they are different, at least for me, than tinnitus in that they are not seemingly stress related nor annoying but that MAY just be my relationship to them. in any case they don't intrude on my daily life unless i conciously move my mind toward them.

i hope this helps.

tom

ps: note that unease :-)

RE: inner sound
Answer
10/21/13 8:40 AM as a reply to tom moylan.
My 2 cents regarding the high pitch sound: not only it fluctuates like a wave, but you can notice higher harmonics on and off (which I "visualize" as tinny bright spots) and more interesting short stops (or maybe the sound shifts to a pitch out of the human range).

RE: inner sound
Answer
10/22/13 2:47 AM as a reply to Rafal K.
Hi Rafal

Rafal K:
For some time now I hear a sound in my head, something like "siiiiiiii..." It's always there when I look for it and every time I am relaxed (I can't tell if it was there before I started my practice). I've tried to focus on breath meditation, but somehow I feel like I should focus on this sound. Have you ever heard about this or know some practice involving this?


I get that sound, too. I sometimes use it as a meditation object. Like you described it so well, there is a lot to explore (vipassana!) and it can also be an object for pure concentration (samatha).

When concetrating on the sound all kind of weird shit start - pressure all over the head (different places, most common between the eyes) visualizations, sound dissapearing - loosing object (dont know what to do then), sound changing to many tunes at once, changing tones etc. I never feel "at ease" doing this.


Pressure in the head: with me at least, that's a sign I'm straining too hard in concentration. In case you've experimented with staring at a visual object, a "kasina", for tens of minutes, I bet you got similar effects, plus the physical effects of tears and, um, mucus from your nostrils, so there it's obvious when you're straining too hard. With the sound (or any concentration object) it's similar. Straining, tensing up "around" the object.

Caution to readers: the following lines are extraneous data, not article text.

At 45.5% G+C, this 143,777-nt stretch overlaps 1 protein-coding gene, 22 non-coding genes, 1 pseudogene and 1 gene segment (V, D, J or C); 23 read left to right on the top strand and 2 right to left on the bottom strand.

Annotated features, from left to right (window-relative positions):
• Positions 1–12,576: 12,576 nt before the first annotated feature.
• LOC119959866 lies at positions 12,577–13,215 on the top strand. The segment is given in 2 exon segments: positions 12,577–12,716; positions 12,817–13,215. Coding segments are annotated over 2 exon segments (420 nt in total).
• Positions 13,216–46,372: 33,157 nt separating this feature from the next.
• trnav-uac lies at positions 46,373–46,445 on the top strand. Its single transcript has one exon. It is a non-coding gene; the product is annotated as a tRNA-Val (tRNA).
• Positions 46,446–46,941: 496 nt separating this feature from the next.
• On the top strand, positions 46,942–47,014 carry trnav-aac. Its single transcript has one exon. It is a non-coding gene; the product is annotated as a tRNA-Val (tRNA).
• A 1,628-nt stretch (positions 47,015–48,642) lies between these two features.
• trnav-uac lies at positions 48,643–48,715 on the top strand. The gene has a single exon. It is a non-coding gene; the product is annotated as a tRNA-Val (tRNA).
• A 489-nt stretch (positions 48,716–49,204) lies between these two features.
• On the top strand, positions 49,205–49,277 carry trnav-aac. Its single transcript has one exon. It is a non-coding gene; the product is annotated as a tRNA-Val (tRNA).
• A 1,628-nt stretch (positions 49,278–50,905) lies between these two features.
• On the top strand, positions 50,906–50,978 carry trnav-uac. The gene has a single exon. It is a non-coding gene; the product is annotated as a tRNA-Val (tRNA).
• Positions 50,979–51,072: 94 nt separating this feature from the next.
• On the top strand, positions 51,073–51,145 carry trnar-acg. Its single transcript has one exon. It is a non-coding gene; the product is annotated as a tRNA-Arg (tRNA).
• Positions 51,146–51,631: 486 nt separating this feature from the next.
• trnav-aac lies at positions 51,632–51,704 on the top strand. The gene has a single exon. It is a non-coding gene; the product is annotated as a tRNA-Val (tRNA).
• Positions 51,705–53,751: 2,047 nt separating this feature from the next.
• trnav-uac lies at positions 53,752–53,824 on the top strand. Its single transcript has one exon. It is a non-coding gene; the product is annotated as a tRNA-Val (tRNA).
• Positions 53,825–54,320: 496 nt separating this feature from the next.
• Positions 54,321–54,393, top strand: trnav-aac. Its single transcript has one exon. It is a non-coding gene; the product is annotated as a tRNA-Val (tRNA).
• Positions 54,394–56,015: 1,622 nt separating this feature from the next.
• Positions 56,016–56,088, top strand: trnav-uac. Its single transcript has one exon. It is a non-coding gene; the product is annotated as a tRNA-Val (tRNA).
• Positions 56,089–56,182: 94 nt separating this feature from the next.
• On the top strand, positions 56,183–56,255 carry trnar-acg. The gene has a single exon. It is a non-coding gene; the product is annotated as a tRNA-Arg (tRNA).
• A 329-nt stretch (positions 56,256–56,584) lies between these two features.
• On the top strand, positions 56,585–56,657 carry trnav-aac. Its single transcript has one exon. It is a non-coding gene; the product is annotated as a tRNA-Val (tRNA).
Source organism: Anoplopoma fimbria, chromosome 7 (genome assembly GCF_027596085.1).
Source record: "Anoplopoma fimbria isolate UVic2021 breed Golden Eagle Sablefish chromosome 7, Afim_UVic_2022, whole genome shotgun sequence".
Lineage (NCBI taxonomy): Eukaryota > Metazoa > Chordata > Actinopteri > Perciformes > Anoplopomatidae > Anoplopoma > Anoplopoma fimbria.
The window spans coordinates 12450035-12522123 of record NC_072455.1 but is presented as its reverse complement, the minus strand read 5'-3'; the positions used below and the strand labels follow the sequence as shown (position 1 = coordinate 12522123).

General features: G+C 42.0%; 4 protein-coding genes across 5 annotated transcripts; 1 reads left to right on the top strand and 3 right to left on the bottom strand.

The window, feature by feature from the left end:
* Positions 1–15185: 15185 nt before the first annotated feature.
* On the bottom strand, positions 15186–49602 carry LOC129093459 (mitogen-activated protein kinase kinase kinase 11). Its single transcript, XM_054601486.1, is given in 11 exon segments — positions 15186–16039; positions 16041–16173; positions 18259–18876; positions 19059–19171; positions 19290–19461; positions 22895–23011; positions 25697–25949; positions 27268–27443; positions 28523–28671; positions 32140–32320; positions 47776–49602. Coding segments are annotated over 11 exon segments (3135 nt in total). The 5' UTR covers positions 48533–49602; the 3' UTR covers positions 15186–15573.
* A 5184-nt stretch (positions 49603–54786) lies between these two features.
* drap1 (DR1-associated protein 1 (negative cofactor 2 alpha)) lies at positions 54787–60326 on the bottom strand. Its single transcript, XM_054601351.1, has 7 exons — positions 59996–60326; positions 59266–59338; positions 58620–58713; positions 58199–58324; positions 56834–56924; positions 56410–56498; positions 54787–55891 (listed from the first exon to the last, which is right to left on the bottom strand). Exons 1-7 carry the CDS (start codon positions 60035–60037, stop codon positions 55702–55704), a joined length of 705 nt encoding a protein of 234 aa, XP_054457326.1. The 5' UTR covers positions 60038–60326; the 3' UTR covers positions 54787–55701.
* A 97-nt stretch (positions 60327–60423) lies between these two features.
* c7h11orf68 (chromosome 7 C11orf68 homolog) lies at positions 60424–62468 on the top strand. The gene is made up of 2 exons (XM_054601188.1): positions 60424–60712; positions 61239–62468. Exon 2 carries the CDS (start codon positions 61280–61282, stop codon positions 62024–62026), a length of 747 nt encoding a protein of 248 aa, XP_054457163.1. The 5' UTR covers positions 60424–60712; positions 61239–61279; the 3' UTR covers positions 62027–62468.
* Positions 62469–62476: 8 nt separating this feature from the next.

What I've discovered to work for me in that case is to deliberately relax around the object. In the case of concentrating on the sound leading to tension in the head, it's relaxing the brows, face, ears (if you can wiggle your ears, you can relax them), neck... One way to do this is to imagine these regions to be warm, heavy, comfortable, sinking into something soft and nice such as a pillow or a foam bath or, in the case of the face, a nice warm drizzle from a generous shower (if you like that), and so on.

Here are some old threads about the "inner sound" or "Nada" or whatever you want to call it:

"Nada" Soun

Persistent and Loud Ringing in Ears Since Vipassana Course

Something else you can do with the various experiences of the sound changing, losing it and so on: if you are into the maps&models, try to figure out which jhana/├▒ana these effects correnspond to! For example, "losing" the sound (or "place" where it is) might go into 3rd jhana or dissolution. With a meditation object as present and clear as the sound is to you, this game of "finding the landmarks" can be very useful and instructive. And fun!

I also like what another poster wrote about noting the sense of unease. Good practice!

Cheers,
Florian

RE: inner sound
Answer
10/22/13 6:51 AM as a reply to tom moylan.
Hi Tom Moylan,

these inner ear "sounds" have been studied by MIT. their results were that there are two major non-auditory tones which most people perceive when they are in a chamber where virtually no audio vibrations can enter.

the deeper of these two tones they correlate with the vibrations due to blood flow and the higher of the two tones they associate with a backgroung hum of "the nervous system".


Would you provide the link to the MIT study(ies)?

To me it's like a truck idling outside in the distance. I was just thinking of using it as an object of meditation. I was thinking it had to do with water in the body and I wondered if people who are irritated by something called "the Hum" --- well, if something has changed in the terrain around them which makes this bodily sound more audible.